Savas Beatie, 2016, 174 pp., $14.95
Image courtesy of amazon.com
One of the highlights of the Civil War Sesquicentennial was the growth in the study of the Western Theater. When I first started learning about the war and reading as much as I could, I found that the studies of the Western Theater were lacking, but now they seem to be growing more every year. The Emerging Civil War Series has given us another work which brings focus to one of the pivotal moments in the Western Theater in A Long and Bloody Task. Focusing on time from the Atlanta Campaign, Stephen Davis takes the reader through moments which have been etched in history as the beginning of the end.
Stephen Davis has been studying the Civil War since the fourth grade. He holds a Masters Degree in American History from the University of North Carolina and earned his Ph.D. at Emory University. He is the author of Atlanta Will Fall: Sherman, John Johnston and the Heavy Yankee Battalions and What the Yankees Did to Us: Sherman’s Bombardment and Wrecking of Atlanta. He served as a Book Review Editor for Blue and Gray magazine and has authored many articles. Steve is also a popular speaker at Civil War Round Tables and served as a historian and content partner for the Civil War Trust Atlanta Campaign Battle App.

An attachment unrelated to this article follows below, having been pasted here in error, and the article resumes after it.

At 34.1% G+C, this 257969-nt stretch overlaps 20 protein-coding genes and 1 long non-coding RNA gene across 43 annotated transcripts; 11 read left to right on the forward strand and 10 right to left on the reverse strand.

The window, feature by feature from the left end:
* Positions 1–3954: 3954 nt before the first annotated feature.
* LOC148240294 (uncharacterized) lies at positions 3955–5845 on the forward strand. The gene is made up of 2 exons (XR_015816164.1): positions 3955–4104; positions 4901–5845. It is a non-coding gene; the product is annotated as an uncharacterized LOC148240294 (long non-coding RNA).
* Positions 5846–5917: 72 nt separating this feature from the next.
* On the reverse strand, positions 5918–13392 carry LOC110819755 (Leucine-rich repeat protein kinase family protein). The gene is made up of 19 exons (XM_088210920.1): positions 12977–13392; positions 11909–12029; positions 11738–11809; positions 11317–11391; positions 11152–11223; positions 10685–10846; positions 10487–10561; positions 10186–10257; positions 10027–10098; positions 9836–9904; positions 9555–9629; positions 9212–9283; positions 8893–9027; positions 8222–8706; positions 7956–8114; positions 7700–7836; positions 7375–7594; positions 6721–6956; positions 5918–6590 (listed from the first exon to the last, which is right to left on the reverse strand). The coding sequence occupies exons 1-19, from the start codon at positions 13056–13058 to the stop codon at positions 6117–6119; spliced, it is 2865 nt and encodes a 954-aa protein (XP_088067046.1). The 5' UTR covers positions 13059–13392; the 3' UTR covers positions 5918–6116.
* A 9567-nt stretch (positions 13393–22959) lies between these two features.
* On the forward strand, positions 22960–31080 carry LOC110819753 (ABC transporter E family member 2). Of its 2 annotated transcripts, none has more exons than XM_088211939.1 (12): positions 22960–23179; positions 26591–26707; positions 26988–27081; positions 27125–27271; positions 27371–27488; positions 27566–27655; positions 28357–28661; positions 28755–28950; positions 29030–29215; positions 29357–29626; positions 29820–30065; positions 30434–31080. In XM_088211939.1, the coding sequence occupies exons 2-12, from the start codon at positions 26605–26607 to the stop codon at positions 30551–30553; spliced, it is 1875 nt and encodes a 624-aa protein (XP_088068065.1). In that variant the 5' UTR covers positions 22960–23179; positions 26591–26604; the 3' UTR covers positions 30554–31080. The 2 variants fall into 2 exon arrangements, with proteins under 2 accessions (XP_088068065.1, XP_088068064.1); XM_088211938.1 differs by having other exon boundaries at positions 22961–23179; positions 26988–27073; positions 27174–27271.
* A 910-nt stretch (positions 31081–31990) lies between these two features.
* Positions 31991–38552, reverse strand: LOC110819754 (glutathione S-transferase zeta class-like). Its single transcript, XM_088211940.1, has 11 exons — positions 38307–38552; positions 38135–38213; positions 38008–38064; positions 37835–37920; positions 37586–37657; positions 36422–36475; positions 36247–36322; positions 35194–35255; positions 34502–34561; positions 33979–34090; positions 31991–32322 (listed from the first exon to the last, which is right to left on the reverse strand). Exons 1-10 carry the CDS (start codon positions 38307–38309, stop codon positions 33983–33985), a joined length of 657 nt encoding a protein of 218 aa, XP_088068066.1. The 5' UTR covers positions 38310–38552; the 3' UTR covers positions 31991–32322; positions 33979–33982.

Throughout the text, Davis gives us excellent narratives on the battles which took place at the onset of Sherman’s campaign. From Resaca to Kennesaw Mountain, each of the chapters greatly details the actions of both sides in this conflict. As is usual with The Emerging Civil War Series, each page is accompanied by photographs from the author, highly detailed maps, or historical pictures to aid the reader. Along with the information about the battles, we get some interesting information about the commanders who led these men. One of the people in the American Civil War whom I feel is always handled with little information is Joseph Johnston. In A Long and Bloody Task, I got a great deal of information about the man and the troubles he undertook in the Western Theater against Sherman. One of the appendices even focuses on the career of Joseph Johnston during this campaign and the complications around it. The driving tour at the back of the book is excellent as they always are with this series of works giving those who have never visited these sites a well traveled itinerary. Overall, for anyone not well versed in these battles, this book is full of rich information which gives a greater understanding of the Western Theater from May to July of 1864.
I highly recommend this book to anyone interested in the Western Theater who wishes to know more. I also highly recommend this book to Civil War beginners who have it in their sights to visit the many battlefields, especially the Western Theater. The information in this book is well researched and well written as the narrative flows greatly and in an understandable way for the reader. Stephen Davis has shown again that his grasp on the details of the Atlanta Campaign are truly masterful and should be applauded.